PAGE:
In the meantime, we had obtained very encouraging results on the function of TFEB overexpression in cellular models of lysosomal storage disorders (LSDs), both MPSIIIA and multiple sulfatase deficiency (MSD).  We had evidence that TFEB overexpression increased lysosomal exocytosis in cultured HeLa cells, we tested whether we observed the same effect in mouse embryonic fibroblasts derived from the murine models of MSD and MPSIIIA.  TFEB overexpression in these cells types resulted in a significant increase of LAMP1 on the plasma membrane and of lysosomal enzymes into the culture medium, hallmarks of lysosomal exocytosis.  This indicates that LSD cells efficiently respond to TFEB-mediated induction of lysosomal exocytosis.  Therefore, we evaluated the effect of TFEB overexpression on the clearance of GAGs in glia differentiated neuronal stem cells (NSCs) isolated from mouse models of MSD and MPSIIIA. TFEB overexpression resulted in a striking reduction of alcian blue-stained GAGs in both MSD and MPSIIIA NSC-derived glial cells (Figure 1A). The latter result was further confirmed by pulse-and-chase experiments using H3 glucosamine to label GAGs, showing a significant reduction of the levels of labeled GAGs after 48 hr of chase in both MSD and MPSIIIA NSC-derived glial cells overexpressing TFEB (Figure 1B). Finally, EM analysis revealed that TFEB-mediated clearance of GAGs in TFEB-overexpressing MSD and MPS-IIIA cells was associated with both significant reduction of cellular vacuolization and recovery of normal cellular morphology (Figure 1C).  These results indicate that TFEB overexpression results in an increased lysosomal exocytosis that leads to increased cellular clearance.

We have completed the generation of an adeno-associated type 2/9 virus (AAV2/9) that carries TFEB-3xflag under the control of a strong TBG promoter.  As a first pilot study we injected this vector systemically into adult multiple sulfatase deficiency (MSD) mice. This mouse model allowed us to treat the mice with a systemic injection, that is technically less challenging than direct intra-cerebral injections.   To this end, we injected systemically AAV2/9-TFEB-3xflag into adult MSD mice. One month after injection, several tissues were collected to monitor transduction efficiency and GAG storage. AAV-mediated TFEB delivery resulted in efficient TFEB transduction and significant reduction of GAG staining in liver and skeletal muscles, as detected by alcian blue staining and GAG quantification (Figure 2A,B). Subsequently, we investigated whether TFEB-mediated clearance of GAGs resulted in the reduction of the pathologic hallmarks of MSD, such as macrophage infiltration and apoptosis. We found a striking reduction of CD68-positive cells in AAV-TFEB injected MSD mice compared with untreated mice (Figure 2C). Most importantly, we also observed a significant reduction of TUNEL-positive cells (Figure 2D) (Medina el at Development Cell Volume 21, Issue 3, 421-430). These results indicate that TFEB activation of lysosomal exocytosis reduced both primary accumulation of GAGs and secondary pathological processes associated with LSDs such as inflammation and cell death. Our next challenge is to treat MPSIIIA mice with this vector in the brain directly.

 

 

 

 

 

 

 

 

 

 

 

 

 

 

 

 

 

 

Dr. Alisdair B. Boraston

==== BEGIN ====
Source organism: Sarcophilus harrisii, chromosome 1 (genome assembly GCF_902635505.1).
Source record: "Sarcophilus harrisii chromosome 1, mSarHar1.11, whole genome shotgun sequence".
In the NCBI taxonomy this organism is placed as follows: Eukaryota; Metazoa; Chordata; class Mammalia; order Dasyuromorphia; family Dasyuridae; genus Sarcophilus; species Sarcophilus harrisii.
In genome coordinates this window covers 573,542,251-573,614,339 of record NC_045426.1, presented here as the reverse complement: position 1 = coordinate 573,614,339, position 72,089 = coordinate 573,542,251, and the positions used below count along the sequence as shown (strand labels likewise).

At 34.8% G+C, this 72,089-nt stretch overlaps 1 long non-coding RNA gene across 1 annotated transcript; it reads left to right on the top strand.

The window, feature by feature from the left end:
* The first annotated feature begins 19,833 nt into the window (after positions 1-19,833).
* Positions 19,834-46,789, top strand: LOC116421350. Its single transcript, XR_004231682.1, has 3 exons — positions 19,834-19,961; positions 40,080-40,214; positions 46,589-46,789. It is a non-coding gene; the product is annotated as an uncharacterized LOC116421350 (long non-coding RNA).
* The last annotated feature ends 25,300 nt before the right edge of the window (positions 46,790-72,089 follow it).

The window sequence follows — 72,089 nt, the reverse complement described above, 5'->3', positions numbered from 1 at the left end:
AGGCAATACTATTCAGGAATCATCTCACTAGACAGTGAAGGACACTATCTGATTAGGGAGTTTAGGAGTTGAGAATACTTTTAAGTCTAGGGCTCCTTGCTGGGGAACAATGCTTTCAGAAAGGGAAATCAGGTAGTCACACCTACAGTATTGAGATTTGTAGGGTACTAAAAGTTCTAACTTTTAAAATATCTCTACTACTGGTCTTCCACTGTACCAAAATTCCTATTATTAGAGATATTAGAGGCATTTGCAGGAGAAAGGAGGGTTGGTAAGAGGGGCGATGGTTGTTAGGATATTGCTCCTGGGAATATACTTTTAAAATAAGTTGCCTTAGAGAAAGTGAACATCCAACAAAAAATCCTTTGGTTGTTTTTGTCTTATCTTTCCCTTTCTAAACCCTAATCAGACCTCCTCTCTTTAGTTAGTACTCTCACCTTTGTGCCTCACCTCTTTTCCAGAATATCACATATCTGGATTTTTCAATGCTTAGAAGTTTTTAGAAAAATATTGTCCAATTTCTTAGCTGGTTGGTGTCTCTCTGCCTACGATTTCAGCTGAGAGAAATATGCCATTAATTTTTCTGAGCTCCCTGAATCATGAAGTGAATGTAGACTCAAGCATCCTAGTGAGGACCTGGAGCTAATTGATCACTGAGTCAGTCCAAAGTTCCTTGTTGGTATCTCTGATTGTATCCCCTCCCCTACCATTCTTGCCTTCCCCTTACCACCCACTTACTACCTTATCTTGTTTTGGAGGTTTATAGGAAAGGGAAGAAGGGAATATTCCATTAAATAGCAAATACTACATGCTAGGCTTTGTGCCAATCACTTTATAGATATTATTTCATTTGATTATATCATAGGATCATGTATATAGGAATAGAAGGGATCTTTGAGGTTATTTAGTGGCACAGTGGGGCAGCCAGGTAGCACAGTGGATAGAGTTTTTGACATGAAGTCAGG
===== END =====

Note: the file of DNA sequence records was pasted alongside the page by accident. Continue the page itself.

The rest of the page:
Department of Biochemistry and Microbiology, University of VictoriamVictoria, Canada
Discovery and assessment of inhibitor-based chemical chaperones as potential agents for the treatment of mucopolysaccharidosis IIIB.

HYPOTHESIS – Mutant forms of human NAGLU, which cause the MPS IIIB phenotype, are destabilized by the mutations, but not rendered non-functional, and can be chaperoned to the lysosome by specific inhibitors of a-N-acetylglucosaminidase (NAGLU) inhibitors (chemical chaperones) to result in elevated levels of lysosomal NAGLU activity.

GENERAL APPROACH – 1) Generation of potent and selective inhibitors of NAGLU. We are combining synthetic chemistry and X-ray crystallographic analysis of a model protein in complex with synthesized inhibitors to generate compounds that are selective for NAGLU. 2) Candidate inhibitors are being assessed in a Chinese Hamster Ovary (CHO) cell model of MPSIIIB. The readout in this model assay is increased NAGLU concentration and activity in lysosomes upon treatment with our compounds.

BACKGROUND RESULTS – Prior to receiving funding from NMPSS we established using biochemical, structural, and cellular assays that inhibitory compounds based on piperidine and indolizine scaffolds could be made and would function as reasonably effective and selective chemical chaperones in our cellular assay, providing the basis for this work. Our endeavours were to focus on expanding the number of compounds that display the required properties for chaperones namely affinity, solubility, bioavailability and selectivity as well as expanding the model system to include other naglu mutations.

 

PROGRESS - Towards investigating inhibitor scaffolds using synthetic methodologies that potentially could result in compounds that are potent inhibitors of NAGLU, we have prepared a large number of compounds and are at different stages of their evaluation as inhibitors of NAGLU. Efforts to date have centered on the use of scaffolds demonstrated to be important in inhibiting glycosidases in general. Due to the synthetic difficulties that have resulted in some of the scaffolds syntheses, during the study we decided to first focus on hydroximolactone and piperidine scaffolds (see above figure) as these could be prepared in a more robust fashion.

 

We have completed the synthesis of a library of compounds for these scaffolds and are at different stages of evaluating them as inhibitors of NAGLU. Initial results have shown whilst they are modestly potent against NAGLU, these studies and the evaluation of roughly 20 crystal structures of bacterial NAGLU in complex with these inhibitors reveal them to lack selectivity for the enzyme over a functionally related human enzyme. This information, although disappointing, will guide us in the future preparation of selective compounds for NAGLU.

Despite the compounds above not being selective for NAGLU, we have been assessing the chemical chaperone potential of them in a CHO cell model of MPSIIIB that incorporates a single known mutation of naglu. We have assayed the most potent compounds found to date as chemical chaperones in the model against the six mutants that we had prior to receiving funding from NMPSS. Nine new mutants have been prepared in this study, bringing the total to fifteen mutants in our library. Again it was disappointing to find that of the compounds that have been assayed, even though they were not toxic at high concentrations, they were not able to increase the levels of mutant NAGLU activity above control levels with any of our mutants. The nine new mutants were also not active against our initial piperidine and indolizine compounds that we had prior to receiving funding from NMPSS. We are now assessing the observed weaker binding compounds of NAGLU, as well we will assess the compounds that are yet to be evaluated as inhibitors of NAGLU, as chemical chaperones in future work. These results have also guided us in the future development of compounds that display the required properties for chaperones namely affinity, solubility and bioavailability.